To the African Diaspora within the Stanford community:
Between 1882 and 1968, the United States recorded nearly 5,000 lynchings, of which the overwhelming majority of the victims were Black. As terrifying and horrific as those figures are, lynchings are not occurrences of the forgotten past, but a matter of our present reality with investigations into possible lynchings being conducted as recently as 2018. Nooses are not merely symbols of vile hatred but are tools of physical and psychological violence and terror. Knowing that the traumas our communities endure as the result of domestic terror are often dismissed, trivialized, and disregarded, Stanford University’s failure to swiftly inform its student body of the presence of a noose on campus is not surprising. Not surprising, but still stress inducing, irresponsible, negligent, and deeply hurtful.
We write to reaffirm our commitment to you – the Black students, faculty, and staff of Stanford University. Our mission and values as Black organizations on Stanford’s campus are deeply grounded in empowering, mentoring, and supporting our peers of Afro-descent, through programming dedicated to:
- Creating opportunities for collaboration and engagement among Black communities on Stanford’s campus and beyond.
- Demanding that the voices of Black students are included in the governance and proceedings of the university.
- Developing student-led programs and initiatives that foster learning and camaraderie among Black students.
- Empowering Black students to emerge into leadership roles and use their voices to transform campus spaces.
- Ensuring that Black people on Stanford’s campus are both valued and protected.
The present political landscape of the United States demands both engagement and self-preservation on the part of Black people, but so does the present state of Stanford’s campus. We recognize that more often than not actions that are misidentified as mere “symbols of hatred” have continued to be employed as tools of physical and emotional violence against our communities. We acknowledge and stand in solidarity with those who fight against injustice in all its manifestations. These are not limited to the noose on our campus, but also the daily macro- and micro-aggressions we face. Additionally, we recognize that the recent anti-Black events that have occurred on our campus have been felt at both the individual and collective level. As such, we release this statement of solidarity to our community during this time of political, intellectual, social, and ideological violence to reassure you that you are not alone. We see you, we hear you, and we are here for you.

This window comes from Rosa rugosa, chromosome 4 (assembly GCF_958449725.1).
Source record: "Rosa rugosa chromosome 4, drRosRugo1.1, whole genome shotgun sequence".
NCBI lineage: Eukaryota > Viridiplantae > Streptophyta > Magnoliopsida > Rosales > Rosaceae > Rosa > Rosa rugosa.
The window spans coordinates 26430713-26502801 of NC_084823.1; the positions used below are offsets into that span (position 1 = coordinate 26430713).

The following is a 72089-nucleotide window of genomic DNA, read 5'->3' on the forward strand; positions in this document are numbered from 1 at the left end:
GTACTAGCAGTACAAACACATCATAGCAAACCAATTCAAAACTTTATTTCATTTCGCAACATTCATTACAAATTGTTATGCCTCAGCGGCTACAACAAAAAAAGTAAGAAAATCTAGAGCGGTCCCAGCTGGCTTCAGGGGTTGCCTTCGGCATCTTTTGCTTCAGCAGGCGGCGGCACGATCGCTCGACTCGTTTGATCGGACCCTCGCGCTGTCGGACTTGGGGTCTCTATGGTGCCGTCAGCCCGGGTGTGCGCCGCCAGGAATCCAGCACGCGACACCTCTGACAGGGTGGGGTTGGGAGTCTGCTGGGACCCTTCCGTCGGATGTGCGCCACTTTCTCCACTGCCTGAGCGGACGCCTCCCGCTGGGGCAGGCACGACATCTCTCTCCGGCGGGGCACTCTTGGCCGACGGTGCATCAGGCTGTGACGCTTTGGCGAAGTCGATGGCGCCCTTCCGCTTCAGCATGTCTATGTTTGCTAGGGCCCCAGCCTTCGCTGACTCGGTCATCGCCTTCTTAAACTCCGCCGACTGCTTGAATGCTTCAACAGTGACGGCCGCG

Each of our organizations are dedicated to supporting Black people at Stanford and encourage each of you to continue to use your voice to attain justice. We do not claim to have all the answers, but our aim is to let you know that we stand ready to and will proactively address the events at hand by demanding accountability, communication, and resources from Stanford’s administration in the coming days.
Above all else, we encourage you to engage in self-preservation practices in this present moment and want to assert our dedication to you, as Black people, as we work together to build both community and to advocate for our community’s best interests. We look forward to continued engagement and dialogue as a community during this tumultuous time. This is not temporary solidarity; we are committed to sustained dialogue and community-building. In the meantime, please see and make use of the following resources available to members of the Black community listed below:
- CAPS Connects for the Black Community – Through this resource members of our community can make an appointment to speak with a Black CAPS staff member for 30 minutes. Appointments can be made through the Vaden Health portal.
- Black Community Services Center – Members of our community are encouraged to use the BCSC as a resource for any social or academic support that they need in the present or future. The Black House also serves as a haven for reflection and solace.
- Black Voluntary Student Organizations – We encourage you to continue engaging in critical reflection about these and other experiences at Stanford with members of your respective BVSOs. We must love and support one another in this space.
- The Graduate Life Office is available during office hours at (650) 736-7078, or 24/7 at (650) 723-8222, pager ID number 25085
- The Office of Student Affairs is available during office hours at (650) 725-5555.
With love and kinship,
Stanford Black Graduate Student Association
Black Engineering Graduate Student Association
Society of Black Scientists and Engineers
Stanford Black Postdocs Association
Black Law Students Association
Black Pre-Law Society
Student National Medical Association
Stanford Black Pre-Med Organization
Black Business Student Association
Xi Beta, Alpha Kappa Alpha Sorority, Inc.
Lambda Nu Kappa Alpha Psi Fraternity, Inc.
Stanford Black Student Union
Caribbean Students Association
Stanford African Students’ Association
Stanford Black Bioscience Organization
Stanford Nigerian Students Association
Stanford Ethiopian and Eritrean Students’ Association
Omicron Chi, Delta Sigma Theta Sorority, Inc.
Nu Sigma, Alpha Phi Alpha Fraternity, Inc